Thursday, January 2, 2014

Writing Workshop: Planning

I took a fantastic week long Writing Workshop course this summer. I wrote a blog entry about it in July. As I started reading the lessons on my own to plan, I realized that I needed to rewrite them in a simpler way so that they would be at-a-glance lesson plans to be used year after year. When I was done teaching the lesson, I was then able to write notes on the lesson about how it went and what I will do differently next year. 

The easiest system for me was a spiral notebook with perforated pages. I wrote the abbreviated lessons then ripped the pages out and placed them in my Writing Workshop binder. I used the same spiral for my reading workshop lessons too, so ripping them out and placing them in their respective binders made sense. I have seen other teachers create a template with the lesson sections and use that for their at-a-glance lessons. I prefer the notebook for many reasons including the fact that I don't have to bother with making copies of the template. Using the notebook is easier for me because I am not locked into the way I designed the template. Different lessons warrant more writing for some things and less for others, etc. No matter what format is used, all the teachers I have worked with in our Writing Workshop P.L.C. (professional learning community) have felt the need to simplify the lessons. Reading the lessons in full is extremely valuable, but the book is not set up for quick glance teaching.

It takes time to read through the lesson and plan how you will attack it so that it fits what you are doing with the kids. This was not an issue with personal narrative, but with the information writing unit, my students are working on the Age of Exploration. The book gives examples and mentor texts related to Westward Expansion. Reading and planning a few lessons ahead at all times has been vital to the success of my lessons. For instance, there is a section about writing with the lens of geography. The book uses a map related to the Oregon Trail. I read the lesson about a week ahead and had time to find a map that was age appropriate and related to the Age of Exploration. I used a map of the Silk Road that showed the routes and the students were amazing in analyzing the map and making connections to what they had already researched. Their questions and ideas motivated me to find more maps of the Silk Road that would continue their analysis. There is a fantastic website devoted to the Silk Road and it had maps of the religions along the road, the geographical features, countries along the road, climate, etc. Students worked voraciously to answer the questions they had from that first map. I followed the original lesson, but made it work for my students.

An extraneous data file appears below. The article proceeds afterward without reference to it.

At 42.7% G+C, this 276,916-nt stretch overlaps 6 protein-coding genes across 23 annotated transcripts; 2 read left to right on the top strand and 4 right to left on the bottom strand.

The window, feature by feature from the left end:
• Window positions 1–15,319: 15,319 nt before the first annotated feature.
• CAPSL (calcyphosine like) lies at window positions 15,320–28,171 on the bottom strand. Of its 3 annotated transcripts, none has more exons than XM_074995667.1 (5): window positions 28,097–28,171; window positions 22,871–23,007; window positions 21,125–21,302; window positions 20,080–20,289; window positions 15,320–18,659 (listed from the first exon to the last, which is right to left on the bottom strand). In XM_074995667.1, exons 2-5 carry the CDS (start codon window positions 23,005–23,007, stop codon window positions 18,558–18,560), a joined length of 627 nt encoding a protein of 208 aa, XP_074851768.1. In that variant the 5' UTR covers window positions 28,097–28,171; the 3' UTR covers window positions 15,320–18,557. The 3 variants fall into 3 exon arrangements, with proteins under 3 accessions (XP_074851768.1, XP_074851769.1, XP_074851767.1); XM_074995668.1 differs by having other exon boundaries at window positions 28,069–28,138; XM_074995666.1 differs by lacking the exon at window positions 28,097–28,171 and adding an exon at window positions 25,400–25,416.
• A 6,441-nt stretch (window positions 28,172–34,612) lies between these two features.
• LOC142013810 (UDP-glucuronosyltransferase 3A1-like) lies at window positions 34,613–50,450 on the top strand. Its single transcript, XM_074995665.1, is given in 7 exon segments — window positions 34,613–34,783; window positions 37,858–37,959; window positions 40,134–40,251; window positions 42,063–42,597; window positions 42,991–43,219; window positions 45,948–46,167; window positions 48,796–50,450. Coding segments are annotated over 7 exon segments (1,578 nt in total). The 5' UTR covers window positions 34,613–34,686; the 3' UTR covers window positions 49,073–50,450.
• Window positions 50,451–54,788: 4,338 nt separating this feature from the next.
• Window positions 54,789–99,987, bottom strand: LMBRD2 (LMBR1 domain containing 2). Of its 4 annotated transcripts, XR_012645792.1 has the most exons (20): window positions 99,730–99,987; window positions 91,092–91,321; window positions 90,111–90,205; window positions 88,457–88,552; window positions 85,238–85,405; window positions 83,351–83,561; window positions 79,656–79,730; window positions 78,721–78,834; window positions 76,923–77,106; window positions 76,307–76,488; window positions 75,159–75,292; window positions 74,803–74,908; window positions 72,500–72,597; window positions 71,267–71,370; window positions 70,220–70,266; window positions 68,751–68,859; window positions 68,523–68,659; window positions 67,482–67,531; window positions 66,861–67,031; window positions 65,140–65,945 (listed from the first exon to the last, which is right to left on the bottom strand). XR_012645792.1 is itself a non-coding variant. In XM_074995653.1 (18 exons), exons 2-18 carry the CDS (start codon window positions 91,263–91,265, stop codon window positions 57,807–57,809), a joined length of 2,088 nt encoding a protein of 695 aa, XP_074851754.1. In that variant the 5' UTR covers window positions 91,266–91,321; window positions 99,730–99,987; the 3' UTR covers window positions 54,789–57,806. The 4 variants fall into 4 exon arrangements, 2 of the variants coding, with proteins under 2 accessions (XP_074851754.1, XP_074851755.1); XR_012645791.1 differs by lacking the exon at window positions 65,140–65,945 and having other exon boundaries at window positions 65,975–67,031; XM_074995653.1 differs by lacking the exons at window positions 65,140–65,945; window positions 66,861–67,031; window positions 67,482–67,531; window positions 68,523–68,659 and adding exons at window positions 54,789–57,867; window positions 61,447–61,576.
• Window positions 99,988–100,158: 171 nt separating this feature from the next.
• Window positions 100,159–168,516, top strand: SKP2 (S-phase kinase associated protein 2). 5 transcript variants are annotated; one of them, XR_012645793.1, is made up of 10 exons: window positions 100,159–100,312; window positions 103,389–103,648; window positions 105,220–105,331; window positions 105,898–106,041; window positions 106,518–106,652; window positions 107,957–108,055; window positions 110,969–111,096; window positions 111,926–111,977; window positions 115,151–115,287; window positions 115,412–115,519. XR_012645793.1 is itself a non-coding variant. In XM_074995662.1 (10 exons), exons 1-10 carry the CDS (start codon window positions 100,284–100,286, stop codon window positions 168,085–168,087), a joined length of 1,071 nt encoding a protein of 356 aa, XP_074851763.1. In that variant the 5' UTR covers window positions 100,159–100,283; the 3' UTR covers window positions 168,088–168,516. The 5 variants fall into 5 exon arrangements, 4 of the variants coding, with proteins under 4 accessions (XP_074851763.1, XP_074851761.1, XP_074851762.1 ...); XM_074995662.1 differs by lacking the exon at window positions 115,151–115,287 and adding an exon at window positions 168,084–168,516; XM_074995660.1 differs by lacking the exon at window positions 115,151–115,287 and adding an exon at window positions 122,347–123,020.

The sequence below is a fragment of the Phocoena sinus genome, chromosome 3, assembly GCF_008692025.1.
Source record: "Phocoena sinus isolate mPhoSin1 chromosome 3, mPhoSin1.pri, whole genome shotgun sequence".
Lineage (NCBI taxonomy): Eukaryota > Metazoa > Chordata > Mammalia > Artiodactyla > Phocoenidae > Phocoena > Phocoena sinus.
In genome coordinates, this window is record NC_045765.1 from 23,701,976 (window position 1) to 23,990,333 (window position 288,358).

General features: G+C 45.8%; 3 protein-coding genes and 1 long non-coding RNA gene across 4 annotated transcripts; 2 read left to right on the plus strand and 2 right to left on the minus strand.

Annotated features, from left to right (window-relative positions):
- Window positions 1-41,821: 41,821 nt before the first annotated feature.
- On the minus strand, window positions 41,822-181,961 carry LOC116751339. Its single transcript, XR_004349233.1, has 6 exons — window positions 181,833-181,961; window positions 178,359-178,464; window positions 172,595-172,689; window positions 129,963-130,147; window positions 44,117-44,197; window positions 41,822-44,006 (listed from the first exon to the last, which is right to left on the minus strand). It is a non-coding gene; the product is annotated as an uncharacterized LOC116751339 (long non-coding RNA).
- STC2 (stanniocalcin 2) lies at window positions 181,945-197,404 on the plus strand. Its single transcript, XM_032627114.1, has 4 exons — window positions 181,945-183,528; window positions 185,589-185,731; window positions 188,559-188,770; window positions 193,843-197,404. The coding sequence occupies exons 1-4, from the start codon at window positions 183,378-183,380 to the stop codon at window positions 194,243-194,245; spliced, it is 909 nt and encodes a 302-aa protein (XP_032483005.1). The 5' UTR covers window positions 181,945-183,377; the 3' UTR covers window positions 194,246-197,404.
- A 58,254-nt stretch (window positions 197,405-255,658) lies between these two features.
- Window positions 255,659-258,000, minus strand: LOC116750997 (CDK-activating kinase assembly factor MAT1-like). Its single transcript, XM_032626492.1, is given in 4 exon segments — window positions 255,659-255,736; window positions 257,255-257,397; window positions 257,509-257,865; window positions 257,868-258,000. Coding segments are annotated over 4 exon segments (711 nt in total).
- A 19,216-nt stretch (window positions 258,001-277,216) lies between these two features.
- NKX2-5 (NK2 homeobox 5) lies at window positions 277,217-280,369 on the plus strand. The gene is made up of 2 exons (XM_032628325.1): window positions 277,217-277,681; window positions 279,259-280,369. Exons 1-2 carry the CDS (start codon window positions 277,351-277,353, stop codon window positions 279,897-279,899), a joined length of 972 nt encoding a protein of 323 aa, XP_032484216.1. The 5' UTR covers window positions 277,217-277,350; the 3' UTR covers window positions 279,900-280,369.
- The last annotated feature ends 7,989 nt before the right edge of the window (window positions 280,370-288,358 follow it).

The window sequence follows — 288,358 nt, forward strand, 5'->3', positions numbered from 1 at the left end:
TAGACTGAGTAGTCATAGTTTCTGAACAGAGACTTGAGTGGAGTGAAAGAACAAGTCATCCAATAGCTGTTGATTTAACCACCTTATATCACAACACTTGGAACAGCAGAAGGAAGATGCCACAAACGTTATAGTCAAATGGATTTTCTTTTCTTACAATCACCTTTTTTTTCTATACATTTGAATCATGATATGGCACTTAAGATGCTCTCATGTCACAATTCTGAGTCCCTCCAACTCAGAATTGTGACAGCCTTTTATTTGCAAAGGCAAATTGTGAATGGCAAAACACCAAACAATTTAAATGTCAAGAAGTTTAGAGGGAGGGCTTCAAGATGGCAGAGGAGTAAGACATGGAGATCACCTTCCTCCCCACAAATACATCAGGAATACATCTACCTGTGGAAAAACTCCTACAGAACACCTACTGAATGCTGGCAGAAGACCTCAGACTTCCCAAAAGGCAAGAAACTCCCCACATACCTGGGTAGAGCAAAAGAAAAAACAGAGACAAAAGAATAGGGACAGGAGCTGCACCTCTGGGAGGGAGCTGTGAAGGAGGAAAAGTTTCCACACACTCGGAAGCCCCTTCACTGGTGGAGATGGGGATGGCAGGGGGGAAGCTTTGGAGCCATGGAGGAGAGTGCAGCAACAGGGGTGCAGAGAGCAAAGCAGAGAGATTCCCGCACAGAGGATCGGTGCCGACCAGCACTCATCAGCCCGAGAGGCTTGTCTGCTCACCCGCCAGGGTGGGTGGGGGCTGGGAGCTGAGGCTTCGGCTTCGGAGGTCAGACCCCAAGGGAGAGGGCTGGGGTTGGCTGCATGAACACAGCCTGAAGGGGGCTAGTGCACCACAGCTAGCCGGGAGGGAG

Another reason to be a few lessons ahead in planning is that you can prepare the charts that go with the lessons. The charts are a took and allow students more independence when they are stuck. They can look at the charts and try something.

Charts are a tool:

My at-a-glance lessons:

 Original map I gave classes to analyze:

Students had questions about weather and climate, so this is one of the additional maps I shared with students:

Wednesday, January 1, 2014

It's Been a While

Happy New Year!

Here I am finally catching up on some blog posts. It is the night before school is supposed to start up again after a lengthy winter break. I put in some time over the vacation to write thank you notes to my students, do some planning, and finally read a book having nothing to do with education. 

I sat here this afternoon all ready to return to school tomorrow, but sad that I didn't make the time to catch up on my blog writing. Then it happened...Winter Storm Hercules! The call, text and email arrived informing us that we will have no school the next two days! I plan to get caught up on what has been happening in room 16 since my last post on August 5th.

At the end of August, I started a blog entry about my classroom set up and then never finished it because I got all wrapped up in school beginning and learning and teaching three new curriculums (new math program, as well as Lucy Calkins' writing workshop and reading workshop). I will start by finishing that post including classroom pictures.

I also want to share our progress in writing workshop including personal narrative and informational writing. This will include at least two blog entries and an additional one just to share pictures of our two celebrations. This is my first year teaching writing strictly from the Lucy Calkins series of books. I am teaching writing to three classes of fifth graders and it allows me to engage in some collaboration with the Social Studies teacher.

Along with Writing Workshop, I want to blog about my Reading Workshop with my homeroom class and my first try at book clubs instead of the guided reading group structure. I will share what worked and what didn't for me in this process and what my next steps will be.

I may also have time to blog about the organizational structures I have put in place in my classroom and how they are going. I have never been a binder kind of person, but I will share what is working for me this year with binders. 

We'll see what else I decide to write about in the next two days. It will be a valuable self reflection for me. I may even make some New Year's resolutions for my teaching. 

It's good to be back!